Cities, Real Estate, and The Third Pillar - Rosemary Feenan, International director of global research programmes, Jones Lang LaSalle

The term triple bottom line was coined by John Elkington in 1994 – he was inspired apparently by a question posed by the Polish poet Stanislav Lec’s “ is it considered progress, he asked , if a cannibal begins uses a fork”. A slightly disturbing piece of imagery but one that maybe resonates quite well in our current uncertain times….and one Mr Elkington clearly liked as he called his seminal book on the matter of how to combine economic and profit motives with social and environmental good – “Cannibals with Forks”.

As far as the triple bottom line goes in real estate, we have a pretty good handle on the profit and the economy part and an improving understanding of environmental impact, but the third pillar, the social impact of real estate, needs more explicit attention. If the crisis taught us anything at all – as Rodger Hill so neatly put it – it would be how intertwined the fortunes of businesses, the environment, communities and the man in the street really are. The places where these connection occur are cities.

In this vein we need to be able to better evaluate and articulate real estate’s contribution to social good in the cities as well as to improve it. We need to get to what Ed Glaeser of the Triumph of the City fame calls – the moral heart of economics.

There is actually more going on in this field than many probably realise. The push at a strategic level for the elevation of the third pillar has largely been due to actions around corporate social responsibility. But there is also a growing recognition of the new relationship emerging between real estate, cities, and wider society. The power of real estate to change local economies has become a topical issue, as has the impact of the voice of its customers, be they office workers, shoppers or residents, to effect positive change around style, design and even the location of property. Alongside this the responsibility we share for altering our behaviours with regards to all categories of property and its use of resources, binds property, business and society together with a common requirement.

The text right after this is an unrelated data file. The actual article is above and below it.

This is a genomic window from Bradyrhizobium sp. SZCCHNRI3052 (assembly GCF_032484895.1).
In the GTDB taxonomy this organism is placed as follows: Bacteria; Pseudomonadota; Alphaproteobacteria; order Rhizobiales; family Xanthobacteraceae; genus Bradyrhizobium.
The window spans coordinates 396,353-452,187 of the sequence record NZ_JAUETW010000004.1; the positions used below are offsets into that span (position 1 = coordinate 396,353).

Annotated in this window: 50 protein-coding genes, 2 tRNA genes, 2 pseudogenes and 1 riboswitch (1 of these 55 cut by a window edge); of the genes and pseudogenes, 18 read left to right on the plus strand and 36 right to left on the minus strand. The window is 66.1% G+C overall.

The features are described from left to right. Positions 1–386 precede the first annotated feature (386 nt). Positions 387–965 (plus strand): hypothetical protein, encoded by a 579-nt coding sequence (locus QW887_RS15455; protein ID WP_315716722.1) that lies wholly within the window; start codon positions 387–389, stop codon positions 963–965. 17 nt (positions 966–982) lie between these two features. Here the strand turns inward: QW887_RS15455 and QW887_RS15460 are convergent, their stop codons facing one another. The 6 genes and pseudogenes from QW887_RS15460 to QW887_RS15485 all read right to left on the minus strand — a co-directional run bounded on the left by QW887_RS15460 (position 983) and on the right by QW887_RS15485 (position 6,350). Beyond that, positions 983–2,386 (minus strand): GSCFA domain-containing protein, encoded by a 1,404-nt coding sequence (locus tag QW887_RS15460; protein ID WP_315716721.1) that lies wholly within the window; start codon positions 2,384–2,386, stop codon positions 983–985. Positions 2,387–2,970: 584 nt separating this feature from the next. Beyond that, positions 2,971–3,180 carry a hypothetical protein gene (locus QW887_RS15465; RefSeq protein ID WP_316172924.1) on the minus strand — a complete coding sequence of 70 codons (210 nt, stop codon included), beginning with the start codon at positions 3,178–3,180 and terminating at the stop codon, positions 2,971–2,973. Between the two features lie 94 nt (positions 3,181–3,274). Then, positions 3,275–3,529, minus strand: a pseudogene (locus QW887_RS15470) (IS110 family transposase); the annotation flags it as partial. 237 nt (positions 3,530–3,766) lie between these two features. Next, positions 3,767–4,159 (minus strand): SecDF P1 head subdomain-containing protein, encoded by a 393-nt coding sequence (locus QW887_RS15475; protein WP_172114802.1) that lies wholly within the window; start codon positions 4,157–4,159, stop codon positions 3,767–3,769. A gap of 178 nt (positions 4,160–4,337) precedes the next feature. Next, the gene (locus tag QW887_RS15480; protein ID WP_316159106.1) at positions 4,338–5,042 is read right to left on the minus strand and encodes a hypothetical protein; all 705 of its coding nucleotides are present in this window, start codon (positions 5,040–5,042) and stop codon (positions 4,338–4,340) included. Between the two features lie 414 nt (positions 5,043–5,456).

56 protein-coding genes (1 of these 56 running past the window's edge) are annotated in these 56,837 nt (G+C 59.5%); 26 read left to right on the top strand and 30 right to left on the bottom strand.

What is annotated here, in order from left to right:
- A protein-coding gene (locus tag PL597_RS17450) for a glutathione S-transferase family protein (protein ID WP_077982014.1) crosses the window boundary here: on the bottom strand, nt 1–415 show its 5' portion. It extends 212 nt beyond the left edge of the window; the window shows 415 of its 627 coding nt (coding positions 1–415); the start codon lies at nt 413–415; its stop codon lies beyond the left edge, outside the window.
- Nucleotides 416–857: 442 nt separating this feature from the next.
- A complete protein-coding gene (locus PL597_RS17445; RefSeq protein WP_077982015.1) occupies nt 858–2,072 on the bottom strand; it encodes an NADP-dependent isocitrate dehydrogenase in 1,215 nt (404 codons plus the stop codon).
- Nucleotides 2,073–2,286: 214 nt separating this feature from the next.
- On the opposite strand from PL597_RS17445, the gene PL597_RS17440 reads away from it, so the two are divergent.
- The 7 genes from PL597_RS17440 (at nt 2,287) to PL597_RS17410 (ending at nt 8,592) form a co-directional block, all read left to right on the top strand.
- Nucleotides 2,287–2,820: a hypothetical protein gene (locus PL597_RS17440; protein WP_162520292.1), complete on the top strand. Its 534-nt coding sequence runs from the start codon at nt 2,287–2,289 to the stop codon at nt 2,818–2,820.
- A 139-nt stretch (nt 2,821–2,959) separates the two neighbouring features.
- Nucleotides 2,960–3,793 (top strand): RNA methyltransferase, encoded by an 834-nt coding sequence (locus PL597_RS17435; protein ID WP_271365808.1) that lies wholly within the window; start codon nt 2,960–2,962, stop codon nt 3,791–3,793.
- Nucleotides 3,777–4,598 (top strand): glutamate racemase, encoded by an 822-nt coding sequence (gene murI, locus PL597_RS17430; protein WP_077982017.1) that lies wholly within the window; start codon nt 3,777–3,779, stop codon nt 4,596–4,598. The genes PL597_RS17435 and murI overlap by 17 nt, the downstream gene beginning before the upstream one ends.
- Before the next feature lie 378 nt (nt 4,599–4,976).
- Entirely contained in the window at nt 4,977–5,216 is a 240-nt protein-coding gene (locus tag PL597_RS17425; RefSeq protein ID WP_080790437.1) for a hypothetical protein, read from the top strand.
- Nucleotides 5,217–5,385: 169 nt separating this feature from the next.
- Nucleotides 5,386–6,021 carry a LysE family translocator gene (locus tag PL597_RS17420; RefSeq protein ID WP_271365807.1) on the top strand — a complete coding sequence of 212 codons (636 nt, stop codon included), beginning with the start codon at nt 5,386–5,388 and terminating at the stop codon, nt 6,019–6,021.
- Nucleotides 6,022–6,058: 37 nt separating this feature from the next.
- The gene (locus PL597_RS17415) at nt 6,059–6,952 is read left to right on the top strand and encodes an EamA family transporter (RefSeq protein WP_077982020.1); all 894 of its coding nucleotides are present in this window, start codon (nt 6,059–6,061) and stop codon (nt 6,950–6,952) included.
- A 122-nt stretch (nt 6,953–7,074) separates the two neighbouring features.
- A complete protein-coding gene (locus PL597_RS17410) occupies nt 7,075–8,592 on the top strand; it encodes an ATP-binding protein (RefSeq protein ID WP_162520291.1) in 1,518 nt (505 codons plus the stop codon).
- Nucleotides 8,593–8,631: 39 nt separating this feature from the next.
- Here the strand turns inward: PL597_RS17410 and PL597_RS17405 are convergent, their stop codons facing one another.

The pull for supporting the third pillar is the uncovering of increased shareholder and asset value, not just in the tangible aspects of energy savings, but with the recognition that quality real estate improves employee productivity and wellbeing as well as supporting the functionality of cities and communities. In this regard the Smart Cities movement has a lot to add to a citizen’s experience of navigation, access and services.

But the third pillar goes way beyond this. The next big thing the real estate market will need to get its mind around is Social Return on Investment (SROI), a newish term for thinking that has been around since the early 1900’s. But now methodologies exist and are being used internationally to measure environmental and social value of an activity that is not currently reflected in conventional financial accounts. The UK cabinet office issued guidance on this in 2007 and now the New Economics Foundation in the UK, and others, like ourselves, are implementing these methods for a number of leading companies.

While the full methodology is not yet commonly used a number of companies are working hard to refresh their community strategies and to ensure that the link between their activities and the communities of the cities which they touch are explicit. But what distinguishes SROI from normal social impact studies is that it seeks to measure to the wider impacts that would not have occurred without the development or intervention going ahead. That could be impacts on long term job creation, skills or provision of community services in cities.

SROI will require the setting up of deeper, wider, more extensive frameworks for impact measurement before any development or regeneration activity commences. In future there will be far fewer places to hide regarding the wider impact of real estate and urban development decisions. The positives are that the benefits of “good real estate “ and its frequent positive contribution to driving overall city success, will be far more visible and quantifiable, the balance is that so will poor decisions .

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